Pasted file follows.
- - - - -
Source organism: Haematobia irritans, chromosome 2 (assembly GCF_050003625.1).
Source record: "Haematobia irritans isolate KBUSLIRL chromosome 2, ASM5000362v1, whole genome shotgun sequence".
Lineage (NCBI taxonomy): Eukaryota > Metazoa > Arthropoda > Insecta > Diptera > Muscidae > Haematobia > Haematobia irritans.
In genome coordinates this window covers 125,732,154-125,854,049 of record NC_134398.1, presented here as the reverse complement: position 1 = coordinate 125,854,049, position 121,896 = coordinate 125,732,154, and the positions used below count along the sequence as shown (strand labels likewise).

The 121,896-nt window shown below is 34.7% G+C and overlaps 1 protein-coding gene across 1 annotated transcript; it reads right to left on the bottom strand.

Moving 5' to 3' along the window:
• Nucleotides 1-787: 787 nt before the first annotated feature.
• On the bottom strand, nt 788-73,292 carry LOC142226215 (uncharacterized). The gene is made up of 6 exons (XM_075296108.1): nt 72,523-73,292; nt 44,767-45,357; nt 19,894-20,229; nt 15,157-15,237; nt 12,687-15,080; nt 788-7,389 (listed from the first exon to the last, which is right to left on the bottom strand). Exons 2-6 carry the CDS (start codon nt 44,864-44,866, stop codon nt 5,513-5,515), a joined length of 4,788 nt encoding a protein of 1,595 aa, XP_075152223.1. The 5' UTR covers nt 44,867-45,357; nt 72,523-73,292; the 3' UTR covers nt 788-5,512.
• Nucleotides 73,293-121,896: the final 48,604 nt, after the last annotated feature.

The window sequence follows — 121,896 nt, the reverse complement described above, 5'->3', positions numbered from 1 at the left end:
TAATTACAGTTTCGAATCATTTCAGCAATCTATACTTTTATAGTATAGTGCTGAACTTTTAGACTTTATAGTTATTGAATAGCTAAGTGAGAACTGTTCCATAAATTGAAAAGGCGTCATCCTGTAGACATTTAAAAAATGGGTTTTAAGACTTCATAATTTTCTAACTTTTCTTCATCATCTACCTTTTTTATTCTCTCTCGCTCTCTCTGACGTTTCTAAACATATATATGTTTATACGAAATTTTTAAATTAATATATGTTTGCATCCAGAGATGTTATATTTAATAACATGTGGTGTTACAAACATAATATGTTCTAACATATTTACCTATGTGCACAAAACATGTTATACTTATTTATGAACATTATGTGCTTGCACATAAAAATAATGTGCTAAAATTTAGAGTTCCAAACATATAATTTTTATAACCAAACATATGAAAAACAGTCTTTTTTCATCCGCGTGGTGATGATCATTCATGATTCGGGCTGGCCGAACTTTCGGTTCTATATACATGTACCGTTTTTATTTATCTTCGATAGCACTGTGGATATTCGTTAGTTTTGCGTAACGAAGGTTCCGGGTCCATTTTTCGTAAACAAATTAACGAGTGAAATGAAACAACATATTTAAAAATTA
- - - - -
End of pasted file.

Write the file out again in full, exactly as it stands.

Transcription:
Source organism: Haematobia irritans, chromosome 2 (assembly GCF_050003625.1).
Source record: "Haematobia irritans isolate KBUSLIRL chromosome 2, ASM5000362v1, whole genome shotgun sequence".
Lineage (NCBI taxonomy): Eukaryota > Metazoa > Arthropoda > Insecta > Diptera > Muscidae > Haematobia > Haematobia irritans.
In genome coordinates this window covers 125,732,154-125,854,049 of record NC_134398.1, presented here as the reverse complement: position 1 = coordinate 125,854,049, position 121,896 = coordinate 125,732,154, and the positions used below count along the sequence as shown (strand labels likewise).

The 121,896-nt window shown below is 34.7% G+C and overlaps 1 protein-coding gene across 1 annotated transcript; it reads right to left on the bottom strand.

Moving 5' to 3' along the window:
• Nucleotides 1-787: 787 nt before the first annotated feature.
• On the bottom strand, nt 788-73,292 carry LOC142226215 (uncharacterized). The gene is made up of 6 exons (XM_075296108.1): nt 72,523-73,292; nt 44,767-45,357; nt 19,894-20,229; nt 15,157-15,237; nt 12,687-15,080; nt 788-7,389 (listed from the first exon to the last, which is right to left on the bottom strand). Exons 2-6 carry the CDS (start codon nt 44,864-44,866, stop codon nt 5,513-5,515), a joined length of 4,788 nt encoding a protein of 1,595 aa, XP_075152223.1. The 5' UTR covers nt 44,867-45,357; nt 72,523-73,292; the 3' UTR covers nt 788-5,512.
• Nucleotides 73,293-121,896: the final 48,604 nt, after the last annotated feature.

The window sequence follows — 121,896 nt, the reverse complement described above, 5'->3', positions numbered from 1 at the left end:
TAATTACAGTTTCGAATCATTTCAGCAATCTATACTTTTATAGTATAGTGCTGAACTTTTAGACTTTATAGTTATTGAATAGCTAAGTGAGAACTGTTCCATAAATTGAAAAGGCGTCATCCTGTAGACATTTAAAAAATGGGTTTTAAGACTTCATAATTTTCTAACTTTTCTTCATCATCTACCTTTTTTATTCTCTCTCGCTCTCTCTGACGTTTCTAAACATATATATGTTTATACGAAATTTTTAAATTAATATATGTTTGCATCCAGAGATGTTATATTTAATAACATGTGGTGTTACAAACATAATATGTTCTAACATATTTACCTATGTGCACAAAACATGTTATACTTATTTATGAACATTATGTGCTTGCACATAAAAATAATGTGCTAAAATTTAGAGTTCCAAACATATAATTTTTATAACCAAACATATGAAAAACAGTCTTTTTTCATCCGCGTGGTGATGATCATTCATGATTCGGGCTGGCCGAACTTTCGGTTCTATATACATGTACCGTTTTTATTTATCTTCGATAGCACTGTGGATATTCGTTAGTTTTGCGTAACGAAGGTTCCGGGTCCATTTTTCGTAAACAAATTAACGAGTGAAATGAAACAACATATTTAAAAATTA